--And the other three Horsemen are still awesome. They are always awesome and always will be. Why don't more people write stories about the Four Horsemen of the Apocalypse? Move over Edward Cullen and the vampires! Move over angels and mermaids and werewolves! Here come the Riders!
--The Issue, in this case cutting, was also handled well, I thought, like the last book. Although, as with the Issue in the last book, I don't really know anything about it, so maybe I'm wrong. I do slightly sympathize more with this Issue than with Anorexia though.

Now here's something that's slightly different from the last book.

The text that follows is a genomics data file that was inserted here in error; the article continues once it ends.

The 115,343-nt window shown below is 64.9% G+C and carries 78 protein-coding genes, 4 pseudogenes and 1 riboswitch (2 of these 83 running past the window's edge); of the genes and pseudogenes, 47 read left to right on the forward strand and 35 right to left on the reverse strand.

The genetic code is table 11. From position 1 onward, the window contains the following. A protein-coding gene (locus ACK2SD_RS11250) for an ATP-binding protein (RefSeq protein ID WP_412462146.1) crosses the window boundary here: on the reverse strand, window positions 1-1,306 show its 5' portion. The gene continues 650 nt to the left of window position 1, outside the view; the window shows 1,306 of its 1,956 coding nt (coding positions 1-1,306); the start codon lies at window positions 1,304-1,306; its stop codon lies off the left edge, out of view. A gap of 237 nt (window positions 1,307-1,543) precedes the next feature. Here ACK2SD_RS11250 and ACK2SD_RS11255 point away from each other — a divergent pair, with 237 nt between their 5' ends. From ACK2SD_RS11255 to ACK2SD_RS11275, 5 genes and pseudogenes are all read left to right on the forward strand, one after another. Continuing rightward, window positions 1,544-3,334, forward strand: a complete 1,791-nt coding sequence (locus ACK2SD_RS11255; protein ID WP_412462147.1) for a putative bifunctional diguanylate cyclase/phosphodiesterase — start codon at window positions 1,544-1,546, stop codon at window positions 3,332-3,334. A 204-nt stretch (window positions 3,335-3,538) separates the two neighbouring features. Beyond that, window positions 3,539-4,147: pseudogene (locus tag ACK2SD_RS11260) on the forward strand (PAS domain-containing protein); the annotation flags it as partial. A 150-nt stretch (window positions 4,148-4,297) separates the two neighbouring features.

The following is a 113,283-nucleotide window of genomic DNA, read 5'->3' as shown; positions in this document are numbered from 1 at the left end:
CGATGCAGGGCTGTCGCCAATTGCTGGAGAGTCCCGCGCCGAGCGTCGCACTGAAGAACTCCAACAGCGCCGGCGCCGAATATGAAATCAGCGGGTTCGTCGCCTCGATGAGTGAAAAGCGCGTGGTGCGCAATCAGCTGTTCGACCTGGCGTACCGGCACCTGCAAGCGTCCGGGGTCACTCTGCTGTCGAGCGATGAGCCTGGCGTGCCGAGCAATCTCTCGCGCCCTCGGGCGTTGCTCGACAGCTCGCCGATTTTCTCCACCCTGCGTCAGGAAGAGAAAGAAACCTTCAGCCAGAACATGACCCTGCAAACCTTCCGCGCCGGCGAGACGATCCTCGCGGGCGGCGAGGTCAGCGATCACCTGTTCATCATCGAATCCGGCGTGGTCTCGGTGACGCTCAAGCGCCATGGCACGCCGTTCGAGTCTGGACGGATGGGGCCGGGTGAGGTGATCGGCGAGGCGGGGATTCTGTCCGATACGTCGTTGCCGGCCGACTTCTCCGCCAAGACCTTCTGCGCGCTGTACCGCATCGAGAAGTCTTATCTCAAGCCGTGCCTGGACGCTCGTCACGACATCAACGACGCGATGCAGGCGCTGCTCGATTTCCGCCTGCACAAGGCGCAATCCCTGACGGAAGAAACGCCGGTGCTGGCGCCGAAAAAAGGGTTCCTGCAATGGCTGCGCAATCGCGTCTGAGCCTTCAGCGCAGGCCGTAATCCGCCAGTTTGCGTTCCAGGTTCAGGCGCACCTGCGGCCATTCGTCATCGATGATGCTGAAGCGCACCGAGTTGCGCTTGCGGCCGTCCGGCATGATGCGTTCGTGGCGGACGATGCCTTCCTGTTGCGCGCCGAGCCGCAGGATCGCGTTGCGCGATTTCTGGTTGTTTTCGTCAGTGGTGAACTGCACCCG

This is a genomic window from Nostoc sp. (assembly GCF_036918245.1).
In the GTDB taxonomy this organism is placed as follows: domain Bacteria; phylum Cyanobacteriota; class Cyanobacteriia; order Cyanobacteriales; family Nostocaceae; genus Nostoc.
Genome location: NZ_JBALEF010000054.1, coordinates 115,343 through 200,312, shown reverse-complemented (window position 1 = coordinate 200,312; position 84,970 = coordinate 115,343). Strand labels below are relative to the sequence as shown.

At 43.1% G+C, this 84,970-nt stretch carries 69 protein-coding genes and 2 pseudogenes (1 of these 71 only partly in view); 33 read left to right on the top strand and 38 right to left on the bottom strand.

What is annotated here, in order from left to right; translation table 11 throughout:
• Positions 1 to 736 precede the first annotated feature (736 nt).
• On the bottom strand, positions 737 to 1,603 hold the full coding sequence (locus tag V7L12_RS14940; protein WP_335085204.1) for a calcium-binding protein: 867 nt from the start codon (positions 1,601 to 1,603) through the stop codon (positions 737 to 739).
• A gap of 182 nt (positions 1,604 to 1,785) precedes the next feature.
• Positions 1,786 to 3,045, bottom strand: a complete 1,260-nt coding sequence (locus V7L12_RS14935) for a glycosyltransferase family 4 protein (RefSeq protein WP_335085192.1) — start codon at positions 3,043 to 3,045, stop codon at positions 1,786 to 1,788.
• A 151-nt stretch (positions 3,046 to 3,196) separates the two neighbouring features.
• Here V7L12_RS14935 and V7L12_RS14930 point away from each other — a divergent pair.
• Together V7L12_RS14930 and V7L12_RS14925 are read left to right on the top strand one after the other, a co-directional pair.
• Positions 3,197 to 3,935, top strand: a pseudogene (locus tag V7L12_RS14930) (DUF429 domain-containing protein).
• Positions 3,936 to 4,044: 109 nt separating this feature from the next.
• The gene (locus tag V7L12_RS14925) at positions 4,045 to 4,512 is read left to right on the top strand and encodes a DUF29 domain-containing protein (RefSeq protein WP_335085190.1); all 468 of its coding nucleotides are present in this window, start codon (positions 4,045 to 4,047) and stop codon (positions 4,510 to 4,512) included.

This one was about War. War is passionate. In LOTS of different ways. There was a LOT of description of violence in this book, much of it rather gruesome, and a lot of sexual stuff--too much for my taste. Now the violence doesn't worry me too much; in fact, sometimes I almost like it which is slightly worrisome. But I kind of wish there wasn't quite so much lust going around. Anyway.

Anyhow, looking forward to the next one. I believe the next one has a male protagonist, and is about Pestilence, whom I've always been curious about. There's also supposed to be more about the mythology of this world, which would be cool.

P.S. Death shows up on my Top Ten (Or So): Anthropomorphic Personifications of Death.